I was just about to lock it on my wrist when I noticed that if I did so, there was no way to open it. To  my horror I realized the little 18k locking knob was missing. As you can see in the photo, at some point it had broken off. That didn't show in the photos I'd originally seen, nor was it mentioned in the description. The little gold ball that should have been there wasn't in the plastic baggie with the bracelet so it hadn't broken off in transit. Canada Customs hadn't opened the package when they hit me with duty, so they hadn't broken it. When had it snapped off?

Curbing my panic, we immediately contacted the seller and sent him that photo above. That's when the trouble started. He took 2 days to reply to my courteous email requesting a small refund to help cover the repair. When he replied, he intimated that I must have broken it as he'd sent it in perfect condition. How could that be?! He said they always take photos before shipping and the photos are dated. He said he'd wait for the film to be developed so he could see if it was missing when he shipped. 5 more days went by. No response from him despite more emails from me. Naturally by now I was getting antsy. I'd been in touch with Cartier Customer Service who told me it would probably cost me between $350 - $450 to have this repaired. OUCH!

I wrote again and waited. Surely, in the interest of good customer relations and service he'd be willing to help me out with the cost of the repair. After all, though he might think it, I certainly hadn't broken the ball off and wasn't trying to pull one over him. Why would I do that when repair will cost that much. I waited some more.

While waiting, I visited  That's a very useful site if you're purchasing from eBay sellers. YOu can type in their eBay ID name and see all the negative and neutral feedback they've received for several years. That's when I saw what I didn't want to see: these sellers had a whackload of neggies and neutrals dating  back years, lots of mention of broken items, unco-operative sellers, poor communication etc etc. Oh stupid me for not checking that before buying. I'd placed too much faith in their current feedback percentage on eBay which looked very good.

Well I won't bore  you with more details, but bottom line is I really messed up on this one and learned some hard lessons on the way: they refuse to give me any kind of refund saying my claims have no merit. They say their photos are accurate. They haven't shared the photos they say they took before shipping ... wonder why? Want to bet they never  took any? And here I am with nowhere to turn. This wasn't an ebay sale. We didn't do it via PayPal. So I can't open any disputes and given his attitude, he'd just stick by his claim that it was perfect when he shipped. Oh yes, I've contacted my Credit Card company and could open a dispute through them. As long as I have an expert testify in print that the gold knob is missing (hello ... see photo?) and supply all the emails regarding this matter, I can open a dispute. But the seller says "All Sales Final". He won't take a return (I already offered to send it back at my expense). And even if Credit Card company says send it back with tracking etc., if he doesn't accept it, then what? My daughter's been dealing with another guy over just something like that for a week now. He won't accept the returned item because US customs has hit with duty (they shouldn't have) so he keeps rejecting the package!! It's now on its way back to us ...and we'll just not accept it here either. But hey, that's another story for another blog post.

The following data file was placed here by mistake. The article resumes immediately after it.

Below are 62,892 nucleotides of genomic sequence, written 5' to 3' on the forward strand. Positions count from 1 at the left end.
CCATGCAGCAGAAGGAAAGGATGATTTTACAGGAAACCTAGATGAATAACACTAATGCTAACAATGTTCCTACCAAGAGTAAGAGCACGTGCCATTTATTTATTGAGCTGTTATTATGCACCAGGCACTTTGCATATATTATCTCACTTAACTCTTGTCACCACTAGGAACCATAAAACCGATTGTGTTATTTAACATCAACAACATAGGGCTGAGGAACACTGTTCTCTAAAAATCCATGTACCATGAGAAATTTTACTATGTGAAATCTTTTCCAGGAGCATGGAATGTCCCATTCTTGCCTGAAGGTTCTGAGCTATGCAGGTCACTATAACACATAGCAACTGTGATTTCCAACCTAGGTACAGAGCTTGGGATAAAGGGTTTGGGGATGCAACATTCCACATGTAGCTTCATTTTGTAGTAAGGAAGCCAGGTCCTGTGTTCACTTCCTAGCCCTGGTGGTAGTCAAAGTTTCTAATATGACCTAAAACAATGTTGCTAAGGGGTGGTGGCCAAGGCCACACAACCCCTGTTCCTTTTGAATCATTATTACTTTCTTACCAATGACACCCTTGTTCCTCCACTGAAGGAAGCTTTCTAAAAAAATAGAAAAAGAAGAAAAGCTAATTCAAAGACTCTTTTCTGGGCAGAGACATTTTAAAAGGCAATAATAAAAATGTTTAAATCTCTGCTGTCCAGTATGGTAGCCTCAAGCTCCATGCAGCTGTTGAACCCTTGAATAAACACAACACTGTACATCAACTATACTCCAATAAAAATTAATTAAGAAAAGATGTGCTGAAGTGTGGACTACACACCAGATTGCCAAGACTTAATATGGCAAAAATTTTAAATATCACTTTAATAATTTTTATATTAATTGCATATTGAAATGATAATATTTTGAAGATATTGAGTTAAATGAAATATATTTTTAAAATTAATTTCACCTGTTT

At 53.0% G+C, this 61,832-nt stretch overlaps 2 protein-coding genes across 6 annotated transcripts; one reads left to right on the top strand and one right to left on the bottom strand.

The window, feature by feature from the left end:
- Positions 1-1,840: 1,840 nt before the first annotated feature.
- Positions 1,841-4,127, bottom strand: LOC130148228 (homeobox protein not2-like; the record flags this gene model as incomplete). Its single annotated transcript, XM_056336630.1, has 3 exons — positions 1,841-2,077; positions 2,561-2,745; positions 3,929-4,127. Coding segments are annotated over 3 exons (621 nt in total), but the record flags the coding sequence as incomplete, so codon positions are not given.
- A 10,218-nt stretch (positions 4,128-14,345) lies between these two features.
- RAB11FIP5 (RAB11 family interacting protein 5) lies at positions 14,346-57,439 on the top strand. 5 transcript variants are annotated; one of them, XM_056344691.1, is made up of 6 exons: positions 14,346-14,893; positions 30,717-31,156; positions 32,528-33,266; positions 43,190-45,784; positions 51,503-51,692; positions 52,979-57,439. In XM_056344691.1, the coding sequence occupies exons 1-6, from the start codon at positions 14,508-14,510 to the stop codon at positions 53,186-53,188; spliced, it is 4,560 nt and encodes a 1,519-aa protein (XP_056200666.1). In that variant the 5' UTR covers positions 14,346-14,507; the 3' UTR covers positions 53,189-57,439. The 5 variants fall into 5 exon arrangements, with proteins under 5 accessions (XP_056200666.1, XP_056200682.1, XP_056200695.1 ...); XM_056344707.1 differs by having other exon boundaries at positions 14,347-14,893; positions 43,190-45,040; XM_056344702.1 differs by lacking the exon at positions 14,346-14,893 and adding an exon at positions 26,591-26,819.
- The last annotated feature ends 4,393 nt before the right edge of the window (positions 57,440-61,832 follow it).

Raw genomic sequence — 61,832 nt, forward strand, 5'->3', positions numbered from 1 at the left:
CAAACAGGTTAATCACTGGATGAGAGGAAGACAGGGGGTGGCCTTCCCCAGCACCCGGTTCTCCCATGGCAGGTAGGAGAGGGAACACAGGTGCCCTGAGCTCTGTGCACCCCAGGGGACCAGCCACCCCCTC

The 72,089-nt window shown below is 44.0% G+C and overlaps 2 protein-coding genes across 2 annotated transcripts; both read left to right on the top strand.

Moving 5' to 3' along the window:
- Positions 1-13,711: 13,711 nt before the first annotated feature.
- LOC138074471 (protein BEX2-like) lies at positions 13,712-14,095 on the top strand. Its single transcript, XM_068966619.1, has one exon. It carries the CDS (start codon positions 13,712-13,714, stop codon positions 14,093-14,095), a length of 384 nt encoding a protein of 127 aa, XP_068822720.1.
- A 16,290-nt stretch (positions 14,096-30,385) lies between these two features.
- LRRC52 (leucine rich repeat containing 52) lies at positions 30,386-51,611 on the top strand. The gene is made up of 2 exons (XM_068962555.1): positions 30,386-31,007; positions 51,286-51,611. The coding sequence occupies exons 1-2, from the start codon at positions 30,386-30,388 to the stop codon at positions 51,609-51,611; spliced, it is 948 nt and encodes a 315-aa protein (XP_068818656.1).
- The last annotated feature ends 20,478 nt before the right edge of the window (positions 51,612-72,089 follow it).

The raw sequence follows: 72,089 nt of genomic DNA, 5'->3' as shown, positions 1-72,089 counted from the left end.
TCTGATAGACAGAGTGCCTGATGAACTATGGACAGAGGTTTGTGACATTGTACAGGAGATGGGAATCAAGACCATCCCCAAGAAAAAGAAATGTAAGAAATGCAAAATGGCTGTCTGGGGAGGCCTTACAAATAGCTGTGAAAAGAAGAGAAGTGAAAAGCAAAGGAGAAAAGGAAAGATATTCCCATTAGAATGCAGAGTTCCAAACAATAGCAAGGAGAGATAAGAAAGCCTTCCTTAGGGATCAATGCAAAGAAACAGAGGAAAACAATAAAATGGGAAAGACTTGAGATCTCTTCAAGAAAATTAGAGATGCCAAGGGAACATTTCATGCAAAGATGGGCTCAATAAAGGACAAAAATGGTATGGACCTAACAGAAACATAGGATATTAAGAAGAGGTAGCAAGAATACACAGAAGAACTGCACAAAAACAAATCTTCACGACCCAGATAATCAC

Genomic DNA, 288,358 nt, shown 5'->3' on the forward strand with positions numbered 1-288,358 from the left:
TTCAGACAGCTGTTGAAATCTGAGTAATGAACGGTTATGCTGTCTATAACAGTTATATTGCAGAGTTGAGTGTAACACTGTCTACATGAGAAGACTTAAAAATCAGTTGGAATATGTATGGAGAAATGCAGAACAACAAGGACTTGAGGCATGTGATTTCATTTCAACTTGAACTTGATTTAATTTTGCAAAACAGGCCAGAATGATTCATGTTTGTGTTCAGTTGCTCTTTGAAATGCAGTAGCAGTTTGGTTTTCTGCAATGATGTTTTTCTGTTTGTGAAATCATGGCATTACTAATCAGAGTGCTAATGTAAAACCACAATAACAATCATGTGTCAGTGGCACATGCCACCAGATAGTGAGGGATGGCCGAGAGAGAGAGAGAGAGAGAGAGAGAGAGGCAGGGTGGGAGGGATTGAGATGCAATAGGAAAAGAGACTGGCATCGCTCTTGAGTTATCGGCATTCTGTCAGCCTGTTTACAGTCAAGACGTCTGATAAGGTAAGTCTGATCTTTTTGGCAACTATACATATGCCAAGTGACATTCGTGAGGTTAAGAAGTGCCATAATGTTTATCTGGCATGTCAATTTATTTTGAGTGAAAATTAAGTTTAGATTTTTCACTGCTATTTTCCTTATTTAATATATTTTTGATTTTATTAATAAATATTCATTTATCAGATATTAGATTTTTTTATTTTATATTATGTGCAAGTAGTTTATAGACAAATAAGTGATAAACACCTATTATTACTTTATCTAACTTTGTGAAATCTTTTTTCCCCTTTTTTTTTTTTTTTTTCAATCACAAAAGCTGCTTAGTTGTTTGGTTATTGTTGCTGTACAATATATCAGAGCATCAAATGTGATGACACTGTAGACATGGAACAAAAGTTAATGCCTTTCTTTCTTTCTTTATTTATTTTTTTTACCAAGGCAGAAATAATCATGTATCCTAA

Bottom line: when it's your word against theirs, there seems to be no such thing as "customer is always right". I'm just proud of the fact that we don't treat our customers that way. Even when they're wrong, it's their right to return the item if they're not happy ...even if they just don't like it! In my case, I love it but it's broken and I have to have it repaired at my cost now. Bah!

Wednesday, April 7, 2010


Well I don't know what it's like, weather-wise, where you are but up here in Canada where we still sometimes get snow in April, Spring has surely arrived. We've been enjoying summertime temps going as high as 27 C ... record-breaking for our city at this time of year. The funniest part for me was returning from our trip to Venezuela for the last week of March: it  was hot and humid on Margarita Island and I was almost looking forward to returning to cooler temps. What a shock to come home to this! No complaints of course, but it was a reminder that when it comes to jewelry, it's time to start thinking Spring. And not only Spring: Mother's Day is just over a month away. So what will those shoppers who still have some money left after tax time be looking for now?